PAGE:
Brand Finance calculates the values of brands in its rankings using the Royalty Relief approach – a brand valuation method compliant with the industry standards set in ISO 10668. It involves estimating the likely future revenues that are attributable to a brand by calculating a royalty rate that would be charged for its use, to arrive at a ‘brand value’ understood as a net economic benefit that a brand owner would achieve by licensing the brand in the open market.
The steps in this process are as follows:
1 Calculate brand strength using a balanced scorecard of metrics assessing Marketing Investment, Stakeholder Equity, and Business Performance. Brand strength is expressed as a Brand Strength Index (BSI) score on a scale of 0 to 100.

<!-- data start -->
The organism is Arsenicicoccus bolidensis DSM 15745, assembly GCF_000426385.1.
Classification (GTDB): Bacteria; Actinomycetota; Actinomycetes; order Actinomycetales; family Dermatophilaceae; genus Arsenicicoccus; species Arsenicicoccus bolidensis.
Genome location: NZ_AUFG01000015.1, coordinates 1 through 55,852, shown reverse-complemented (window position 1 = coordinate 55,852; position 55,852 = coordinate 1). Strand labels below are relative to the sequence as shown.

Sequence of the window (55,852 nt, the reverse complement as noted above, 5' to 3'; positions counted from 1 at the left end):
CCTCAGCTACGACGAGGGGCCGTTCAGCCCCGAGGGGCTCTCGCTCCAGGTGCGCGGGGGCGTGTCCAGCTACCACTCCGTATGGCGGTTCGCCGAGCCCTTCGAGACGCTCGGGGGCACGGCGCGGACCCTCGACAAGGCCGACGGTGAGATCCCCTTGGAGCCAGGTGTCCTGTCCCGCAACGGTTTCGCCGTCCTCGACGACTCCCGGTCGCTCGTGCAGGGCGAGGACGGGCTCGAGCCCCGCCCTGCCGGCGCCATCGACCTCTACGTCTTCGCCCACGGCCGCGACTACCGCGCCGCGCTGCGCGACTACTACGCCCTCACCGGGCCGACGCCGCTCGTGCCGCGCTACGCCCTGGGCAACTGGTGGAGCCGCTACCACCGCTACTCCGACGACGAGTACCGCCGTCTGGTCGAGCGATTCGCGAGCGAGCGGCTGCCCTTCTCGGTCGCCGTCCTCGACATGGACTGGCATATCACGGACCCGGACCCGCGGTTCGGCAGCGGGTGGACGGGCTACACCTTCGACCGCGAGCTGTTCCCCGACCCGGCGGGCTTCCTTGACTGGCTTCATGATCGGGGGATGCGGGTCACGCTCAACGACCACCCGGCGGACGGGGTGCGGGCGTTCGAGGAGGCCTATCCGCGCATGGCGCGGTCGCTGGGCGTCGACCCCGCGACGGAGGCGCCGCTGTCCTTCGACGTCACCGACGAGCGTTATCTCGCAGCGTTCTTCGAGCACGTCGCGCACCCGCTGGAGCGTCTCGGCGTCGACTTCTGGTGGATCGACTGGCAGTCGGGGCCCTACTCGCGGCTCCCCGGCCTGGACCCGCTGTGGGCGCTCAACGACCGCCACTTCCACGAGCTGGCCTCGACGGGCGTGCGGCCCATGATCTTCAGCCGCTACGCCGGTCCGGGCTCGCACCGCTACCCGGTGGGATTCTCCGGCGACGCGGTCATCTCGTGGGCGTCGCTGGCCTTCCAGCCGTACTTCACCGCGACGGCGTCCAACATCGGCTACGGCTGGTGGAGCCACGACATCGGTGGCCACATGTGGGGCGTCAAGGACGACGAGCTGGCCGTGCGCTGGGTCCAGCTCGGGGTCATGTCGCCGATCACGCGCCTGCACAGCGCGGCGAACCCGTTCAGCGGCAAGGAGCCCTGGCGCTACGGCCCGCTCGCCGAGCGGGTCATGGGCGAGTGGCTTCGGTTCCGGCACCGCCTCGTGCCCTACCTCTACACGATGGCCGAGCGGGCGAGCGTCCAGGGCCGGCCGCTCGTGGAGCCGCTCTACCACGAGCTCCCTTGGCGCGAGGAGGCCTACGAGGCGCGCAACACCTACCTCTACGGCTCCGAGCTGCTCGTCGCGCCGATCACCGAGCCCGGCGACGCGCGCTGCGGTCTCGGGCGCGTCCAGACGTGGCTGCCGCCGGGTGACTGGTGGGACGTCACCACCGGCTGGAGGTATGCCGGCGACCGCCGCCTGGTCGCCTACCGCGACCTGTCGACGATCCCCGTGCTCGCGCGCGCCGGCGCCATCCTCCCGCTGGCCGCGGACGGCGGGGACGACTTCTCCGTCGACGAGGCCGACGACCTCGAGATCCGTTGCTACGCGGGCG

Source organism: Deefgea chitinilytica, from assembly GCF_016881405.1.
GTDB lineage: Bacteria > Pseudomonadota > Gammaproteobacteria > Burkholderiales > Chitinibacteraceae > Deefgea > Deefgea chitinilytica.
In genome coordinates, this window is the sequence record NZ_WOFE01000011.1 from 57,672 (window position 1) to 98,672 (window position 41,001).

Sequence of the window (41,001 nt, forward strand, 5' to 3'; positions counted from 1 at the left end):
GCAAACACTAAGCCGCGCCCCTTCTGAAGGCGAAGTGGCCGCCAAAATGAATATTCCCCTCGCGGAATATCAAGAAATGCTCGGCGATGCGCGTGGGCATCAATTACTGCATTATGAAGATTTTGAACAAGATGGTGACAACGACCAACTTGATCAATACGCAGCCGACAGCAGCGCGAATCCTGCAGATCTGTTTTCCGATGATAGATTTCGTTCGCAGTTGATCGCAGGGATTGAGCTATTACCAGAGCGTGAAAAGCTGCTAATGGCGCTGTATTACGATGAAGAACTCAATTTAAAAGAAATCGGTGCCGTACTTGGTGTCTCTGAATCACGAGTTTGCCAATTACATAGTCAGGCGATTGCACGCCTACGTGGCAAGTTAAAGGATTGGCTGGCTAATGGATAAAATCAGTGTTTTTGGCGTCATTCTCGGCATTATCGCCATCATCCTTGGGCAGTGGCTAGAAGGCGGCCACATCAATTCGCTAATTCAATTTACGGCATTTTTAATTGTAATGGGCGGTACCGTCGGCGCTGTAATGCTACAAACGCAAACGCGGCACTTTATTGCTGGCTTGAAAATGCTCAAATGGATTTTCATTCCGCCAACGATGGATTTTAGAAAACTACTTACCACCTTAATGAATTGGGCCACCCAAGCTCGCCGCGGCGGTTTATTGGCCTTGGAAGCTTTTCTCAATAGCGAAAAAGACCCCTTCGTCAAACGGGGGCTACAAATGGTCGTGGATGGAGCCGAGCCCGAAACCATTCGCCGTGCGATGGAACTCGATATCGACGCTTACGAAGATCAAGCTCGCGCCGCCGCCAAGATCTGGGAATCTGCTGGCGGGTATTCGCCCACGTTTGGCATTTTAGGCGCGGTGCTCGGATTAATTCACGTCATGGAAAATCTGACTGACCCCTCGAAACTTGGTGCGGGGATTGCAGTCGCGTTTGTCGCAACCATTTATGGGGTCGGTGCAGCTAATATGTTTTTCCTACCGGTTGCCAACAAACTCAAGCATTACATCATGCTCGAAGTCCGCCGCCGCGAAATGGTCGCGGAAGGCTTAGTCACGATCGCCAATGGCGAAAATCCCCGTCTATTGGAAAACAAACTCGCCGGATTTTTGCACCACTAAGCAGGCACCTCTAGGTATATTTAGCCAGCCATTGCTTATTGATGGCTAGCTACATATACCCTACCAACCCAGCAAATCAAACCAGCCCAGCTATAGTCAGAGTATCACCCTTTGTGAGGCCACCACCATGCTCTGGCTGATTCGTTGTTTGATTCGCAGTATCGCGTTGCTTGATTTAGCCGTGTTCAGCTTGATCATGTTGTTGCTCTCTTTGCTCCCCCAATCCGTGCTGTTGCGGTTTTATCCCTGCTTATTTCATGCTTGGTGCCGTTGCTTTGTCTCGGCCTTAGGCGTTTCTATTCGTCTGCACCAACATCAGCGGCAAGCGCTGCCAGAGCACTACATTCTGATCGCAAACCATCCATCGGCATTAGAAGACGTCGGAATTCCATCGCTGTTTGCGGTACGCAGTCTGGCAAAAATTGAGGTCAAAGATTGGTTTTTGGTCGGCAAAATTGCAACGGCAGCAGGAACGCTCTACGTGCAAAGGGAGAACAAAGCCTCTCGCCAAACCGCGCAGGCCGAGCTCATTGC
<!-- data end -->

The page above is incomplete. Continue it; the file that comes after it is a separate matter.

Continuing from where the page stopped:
2 Determine royalty range for each industry, reflecting the importance of brand to purchasing decisions. In luxury, the maximum percentage is high, while in extractive industry, where goods are often commoditised, it is lower. This is done by reviewing comparable licensing agreements sourced from Brand Finance’s extensive database.
3 Calculate royalty rate. The BSI score is applied to the royalty range to arrive at a royalty rate. For example, if the royalty range in a sector is 0-5% and a brand has a BSI score of 80 out of 100, then an appropriate royalty rate for the use of this brand in the given sector will be 4%.
4 Determine brand-specific revenues by estimating a proportion of parent company revenues attributable to a brand.
5 Determine forecast revenues using a function of historic revenues, equity analyst forecasts, and economic growth rates.